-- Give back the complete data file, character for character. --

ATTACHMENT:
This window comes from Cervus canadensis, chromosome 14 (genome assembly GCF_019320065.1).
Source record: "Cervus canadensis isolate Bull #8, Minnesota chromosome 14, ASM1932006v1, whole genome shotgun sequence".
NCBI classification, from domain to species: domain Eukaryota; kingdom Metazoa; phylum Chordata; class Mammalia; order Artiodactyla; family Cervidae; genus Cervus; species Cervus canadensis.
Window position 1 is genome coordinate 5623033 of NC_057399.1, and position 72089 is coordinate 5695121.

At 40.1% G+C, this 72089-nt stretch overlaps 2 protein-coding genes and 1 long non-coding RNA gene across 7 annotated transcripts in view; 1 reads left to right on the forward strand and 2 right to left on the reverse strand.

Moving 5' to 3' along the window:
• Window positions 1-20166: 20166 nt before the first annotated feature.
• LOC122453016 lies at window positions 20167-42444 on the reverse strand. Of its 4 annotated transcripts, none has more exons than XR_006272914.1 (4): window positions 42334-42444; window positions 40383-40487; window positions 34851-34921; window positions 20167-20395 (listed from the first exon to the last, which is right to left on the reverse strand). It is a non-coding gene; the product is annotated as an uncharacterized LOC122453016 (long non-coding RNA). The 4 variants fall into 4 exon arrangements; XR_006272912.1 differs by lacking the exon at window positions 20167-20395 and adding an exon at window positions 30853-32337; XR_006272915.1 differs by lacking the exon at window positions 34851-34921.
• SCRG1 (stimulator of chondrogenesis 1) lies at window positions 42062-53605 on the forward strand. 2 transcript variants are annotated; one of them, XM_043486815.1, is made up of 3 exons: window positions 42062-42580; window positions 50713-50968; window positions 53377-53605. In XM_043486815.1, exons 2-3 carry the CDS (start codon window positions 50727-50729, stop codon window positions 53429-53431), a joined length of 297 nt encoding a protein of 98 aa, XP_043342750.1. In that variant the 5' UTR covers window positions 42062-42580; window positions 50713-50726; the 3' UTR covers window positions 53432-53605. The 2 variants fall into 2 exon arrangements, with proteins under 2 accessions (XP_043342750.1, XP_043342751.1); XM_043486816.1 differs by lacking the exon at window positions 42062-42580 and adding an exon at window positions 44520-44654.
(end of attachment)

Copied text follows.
This window comes from Cervus canadensis, chromosome 14 (genome assembly GCF_019320065.1).
Source record: "Cervus canadensis isolate Bull #8, Minnesota chromosome 14, ASM1932006v1, whole genome shotgun sequence".
NCBI classification, from domain to species: domain Eukaryota; kingdom Metazoa; phylum Chordata; class Mammalia; order Artiodactyla; family Cervidae; genus Cervus; species Cervus canadensis.
Window position 1 is genome coordinate 5623033 of NC_057399.1, and position 72089 is coordinate 5695121.

At 40.1% G+C, this 72089-nt stretch overlaps 2 protein-coding genes and 1 long non-coding RNA gene across 7 annotated transcripts in view; 1 reads left to right on the forward strand and 2 right to left on the reverse strand.

Moving 5' to 3' along the window:
• Window positions 1-20166: 20166 nt before the first annotated feature.
• LOC122453016 lies at window positions 20167-42444 on the reverse strand. Of its 4 annotated transcripts, none has more exons than XR_006272914.1 (4): window positions 42334-42444; window positions 40383-40487; window positions 34851-34921; window positions 20167-20395 (listed from the first exon to the last, which is right to left on the reverse strand). It is a non-coding gene; the product is annotated as an uncharacterized LOC122453016 (long non-coding RNA). The 4 variants fall into 4 exon arrangements; XR_006272912.1 differs by lacking the exon at window positions 20167-20395 and adding an exon at window positions 30853-32337; XR_006272915.1 differs by lacking the exon at window positions 34851-34921.
• SCRG1 (stimulator of chondrogenesis 1) lies at window positions 42062-53605 on the forward strand. 2 transcript variants are annotated; one of them, XM_043486815.1, is made up of 3 exons: window positions 42062-42580; window positions 50713-50968; window positions 53377-53605. In XM_043486815.1, exons 2-3 carry the CDS (start codon window positions 50727-50729, stop codon window positions 53429-53431), a joined length of 297 nt encoding a protein of 98 aa, XP_043342750.1. In that variant the 5' UTR covers window positions 42062-42580; window positions 50713-50726; the 3' UTR covers window positions 53432-53605. The 2 variants fall into 2 exon arrangements, with proteins under 2 accessions (XP_043342750.1, XP_043342751.1); XM_043486816.1 differs by lacking the exon at window positions 42062-42580 and adding an exon at window positions 44520-44654.